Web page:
The inactive bystander is often the single factor that enables misguided institutions to succeed in harmful initiatives. Encouraging the average Hungarian to protest injustice is not an easy or likely task, but is an absolutely necessary one.
The second similarity is what I deem to be one of the only remedies to the rampant indifference: the individuals and groups who choose to make a difference.
During WWII, and increasingly since, stories have surfaced of everyday heroes. One person may have risked his or her life to create a handful of falsified documents that helped save the lives of one family of Jews. Another created a non-profit organization immediately after the war to assist Jews in their reintegration into society. These actions were uncommon, life threatening, and some might argue, negligible in their effect. I argue that these actions can reinstate someone like my anonymous friend’s faith in human nature, resilience, and a community’s capacity to survive.
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Kováts and Corbyn are not alone in their empathetic and action-oriented beliefs.
[/pullquote]The Budapest Beacon recently published an interview with András Kováts, Director of Shelter Foundation for Assisting Migrants, in which Kováts highlighted, “Refugees are leaving their homes because they cannot meet their basic needs. Shouldn’t those who see their children die of starvation and have no drinking water within a ten-kilometer range have the right to leave?”
Jeremy Corbyn, recently elected Labour Leader, in an address to activists gathered to support the refugees in Hungary, begged us to reflect on how desperate people have wound up in such desperate situations. Often, it is one of many consequences of war that the involved countries should be responsible to address. We are wasting human resources to deny future doctors, journalists, students, parents, government officials, teachers and engineers the human right to live long enough and with enough basic resources to explore these passions and skills.
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A myriad of volunteers and activists have illustrated in-person presence and support.
[/pullquote]Kováts and Corbyn are not alone in their empathetic and action-oriented beliefs. A variety of recently established electronic resources provide refugees in Hungary guidance, assistance and comfort. The SOS Refugee Send-A-Blanket GoFundMe campaign, for example, has so far raised nearly $11,200 online to distribute physical and emotional resources at Hungarian refugee registration sites. For Refugees in Hungary is a site that has also launched recently to provide concise, relevant updates regarding resources and transportation for refugees in Hungary.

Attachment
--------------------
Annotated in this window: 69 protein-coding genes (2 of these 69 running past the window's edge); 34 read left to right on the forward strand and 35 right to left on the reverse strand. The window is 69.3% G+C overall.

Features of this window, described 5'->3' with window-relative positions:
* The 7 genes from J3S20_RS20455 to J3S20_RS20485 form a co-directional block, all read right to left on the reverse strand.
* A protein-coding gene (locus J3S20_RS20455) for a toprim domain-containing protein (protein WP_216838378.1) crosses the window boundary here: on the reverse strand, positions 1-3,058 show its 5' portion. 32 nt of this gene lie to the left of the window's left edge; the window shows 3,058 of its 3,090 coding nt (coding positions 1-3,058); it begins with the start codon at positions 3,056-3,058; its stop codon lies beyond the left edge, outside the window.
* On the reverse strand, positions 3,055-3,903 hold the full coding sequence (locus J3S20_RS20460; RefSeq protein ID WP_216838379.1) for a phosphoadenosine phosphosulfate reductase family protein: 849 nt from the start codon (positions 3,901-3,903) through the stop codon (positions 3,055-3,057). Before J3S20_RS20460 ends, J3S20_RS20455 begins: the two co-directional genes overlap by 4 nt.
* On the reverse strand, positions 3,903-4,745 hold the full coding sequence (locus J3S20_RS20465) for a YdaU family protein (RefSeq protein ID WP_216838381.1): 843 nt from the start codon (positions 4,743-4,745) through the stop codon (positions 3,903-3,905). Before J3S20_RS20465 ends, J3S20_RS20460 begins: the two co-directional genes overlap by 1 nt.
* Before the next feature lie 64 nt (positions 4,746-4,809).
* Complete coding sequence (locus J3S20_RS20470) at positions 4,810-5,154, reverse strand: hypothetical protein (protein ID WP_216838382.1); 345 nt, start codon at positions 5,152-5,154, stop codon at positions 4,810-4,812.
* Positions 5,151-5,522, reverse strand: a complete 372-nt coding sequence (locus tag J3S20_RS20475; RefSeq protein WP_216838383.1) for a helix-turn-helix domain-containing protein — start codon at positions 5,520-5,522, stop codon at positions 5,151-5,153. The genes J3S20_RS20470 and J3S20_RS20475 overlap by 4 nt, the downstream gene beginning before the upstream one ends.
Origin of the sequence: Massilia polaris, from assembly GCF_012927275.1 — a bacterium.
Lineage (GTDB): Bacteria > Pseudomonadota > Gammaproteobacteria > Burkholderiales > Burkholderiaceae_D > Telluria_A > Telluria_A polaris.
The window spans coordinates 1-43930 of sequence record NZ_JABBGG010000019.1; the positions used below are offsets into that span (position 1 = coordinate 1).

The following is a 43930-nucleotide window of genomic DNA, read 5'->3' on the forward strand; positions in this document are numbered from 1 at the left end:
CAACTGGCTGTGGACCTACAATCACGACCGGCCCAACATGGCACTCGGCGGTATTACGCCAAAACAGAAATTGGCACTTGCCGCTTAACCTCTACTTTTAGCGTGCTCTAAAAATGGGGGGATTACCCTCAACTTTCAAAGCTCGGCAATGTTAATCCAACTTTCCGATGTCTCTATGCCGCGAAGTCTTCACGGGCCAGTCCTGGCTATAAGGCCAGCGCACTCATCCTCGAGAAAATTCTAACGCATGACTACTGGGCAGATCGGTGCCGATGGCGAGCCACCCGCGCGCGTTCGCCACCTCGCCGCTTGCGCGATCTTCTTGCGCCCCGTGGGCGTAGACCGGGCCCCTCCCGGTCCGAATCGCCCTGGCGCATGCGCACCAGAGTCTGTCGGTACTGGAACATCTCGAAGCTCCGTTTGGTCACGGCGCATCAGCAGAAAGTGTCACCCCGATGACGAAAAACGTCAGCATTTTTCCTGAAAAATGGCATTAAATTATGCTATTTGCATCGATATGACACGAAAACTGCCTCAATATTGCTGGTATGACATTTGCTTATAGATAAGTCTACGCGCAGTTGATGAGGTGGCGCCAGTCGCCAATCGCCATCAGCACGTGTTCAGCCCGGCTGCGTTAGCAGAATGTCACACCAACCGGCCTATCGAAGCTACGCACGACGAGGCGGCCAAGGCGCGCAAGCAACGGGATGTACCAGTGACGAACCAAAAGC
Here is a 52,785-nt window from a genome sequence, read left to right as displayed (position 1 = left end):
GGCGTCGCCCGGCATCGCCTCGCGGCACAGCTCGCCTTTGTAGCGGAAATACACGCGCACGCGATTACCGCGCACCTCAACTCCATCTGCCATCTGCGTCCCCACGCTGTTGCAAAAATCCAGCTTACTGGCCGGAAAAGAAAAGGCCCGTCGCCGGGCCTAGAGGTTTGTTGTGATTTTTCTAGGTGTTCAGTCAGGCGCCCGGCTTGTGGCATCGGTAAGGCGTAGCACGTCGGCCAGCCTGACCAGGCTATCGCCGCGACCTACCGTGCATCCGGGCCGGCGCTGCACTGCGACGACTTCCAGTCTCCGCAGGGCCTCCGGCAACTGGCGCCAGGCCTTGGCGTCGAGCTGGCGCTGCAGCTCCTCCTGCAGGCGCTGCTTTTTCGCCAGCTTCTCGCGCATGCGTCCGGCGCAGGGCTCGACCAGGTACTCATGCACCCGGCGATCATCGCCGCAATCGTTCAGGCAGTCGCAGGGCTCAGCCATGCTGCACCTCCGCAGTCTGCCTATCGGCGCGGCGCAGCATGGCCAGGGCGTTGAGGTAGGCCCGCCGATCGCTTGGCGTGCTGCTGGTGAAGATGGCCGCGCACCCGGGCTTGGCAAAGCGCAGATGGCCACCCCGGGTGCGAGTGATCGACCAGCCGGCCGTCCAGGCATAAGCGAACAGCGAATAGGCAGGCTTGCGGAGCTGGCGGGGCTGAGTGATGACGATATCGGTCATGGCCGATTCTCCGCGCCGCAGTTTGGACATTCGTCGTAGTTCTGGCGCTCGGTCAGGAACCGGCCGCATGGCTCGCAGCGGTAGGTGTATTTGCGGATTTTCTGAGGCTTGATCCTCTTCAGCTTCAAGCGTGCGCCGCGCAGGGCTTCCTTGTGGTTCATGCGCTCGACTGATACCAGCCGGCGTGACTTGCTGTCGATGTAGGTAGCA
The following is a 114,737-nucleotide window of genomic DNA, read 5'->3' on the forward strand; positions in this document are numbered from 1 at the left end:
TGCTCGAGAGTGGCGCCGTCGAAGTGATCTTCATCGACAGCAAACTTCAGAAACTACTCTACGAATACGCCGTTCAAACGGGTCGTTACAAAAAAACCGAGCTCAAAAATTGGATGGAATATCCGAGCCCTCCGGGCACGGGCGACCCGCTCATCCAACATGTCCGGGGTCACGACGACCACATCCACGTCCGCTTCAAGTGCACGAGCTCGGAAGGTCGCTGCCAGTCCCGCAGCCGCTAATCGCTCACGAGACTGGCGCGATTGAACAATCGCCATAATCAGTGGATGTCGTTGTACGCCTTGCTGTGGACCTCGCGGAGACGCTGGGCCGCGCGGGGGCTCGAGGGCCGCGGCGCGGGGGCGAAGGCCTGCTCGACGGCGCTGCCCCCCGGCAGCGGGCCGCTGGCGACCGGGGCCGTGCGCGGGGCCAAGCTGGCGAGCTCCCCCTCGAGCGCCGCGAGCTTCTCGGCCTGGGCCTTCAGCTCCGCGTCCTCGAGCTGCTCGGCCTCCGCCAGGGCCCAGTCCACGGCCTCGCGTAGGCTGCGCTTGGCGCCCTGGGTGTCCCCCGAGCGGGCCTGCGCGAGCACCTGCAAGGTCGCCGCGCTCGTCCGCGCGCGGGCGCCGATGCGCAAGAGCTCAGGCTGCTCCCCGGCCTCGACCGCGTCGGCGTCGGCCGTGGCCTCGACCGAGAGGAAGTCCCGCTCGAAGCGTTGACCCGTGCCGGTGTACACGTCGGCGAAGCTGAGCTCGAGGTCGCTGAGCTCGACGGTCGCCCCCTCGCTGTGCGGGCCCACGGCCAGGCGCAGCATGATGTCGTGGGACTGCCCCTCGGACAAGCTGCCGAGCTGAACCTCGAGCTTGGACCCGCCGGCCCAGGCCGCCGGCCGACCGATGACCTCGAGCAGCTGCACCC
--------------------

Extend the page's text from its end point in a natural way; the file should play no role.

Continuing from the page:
A myriad of volunteers and activists have illustrated in-person presence and support, as well. On Saturday, September 12, thousands crowded outside Downing Street chanting and presenting signs that “#Refugees are welcome here!” The accompanying Facebook event declared (in translated English from Hungarian), “On 12 September 2015, whole Europe and the whole world will stand up as one for solidarity for a united action for refugees, for the concept of humanity and global unity. Let us show it together: demonstrate in front of the Keleti railway station, where historical events have taken place in the past weeks. Hungary has become the center of attention and place of dramatic happenings recently. The time has come for politicians and leaders of the world to listen to us, their people—we are fed up with the opposite.”
Though the leadership and institutions are setting ominous precedents, Hungarian progressive communities and activists maintain hope that change is possible and that those who are struggling are not alone.
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Hungarian progressive communities and activists maintain hope that those who are struggling are not alone.
[/pullquote]September 15, Orbán’s launch of his more restrictive immigration policies, is a turning point. The date may mark one more horrifying example of the Hungarian government’s dismissal of human rights. Or, the date may stand as an opportunity for progressive, active Budapest to prove through the Internet, social media, and solid in-person presence that smaller-scale campaigns and efforts can accumulate to impact individual lives and broader systems. These are the voices that need our attention. These are the efforts that need our support.
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Learn the latest about Syrian Refugees in Hungary at For Refugees in Hungary. Donate to help Hungarians care and welcome refugees at SOS Refugee Feed-A-Family.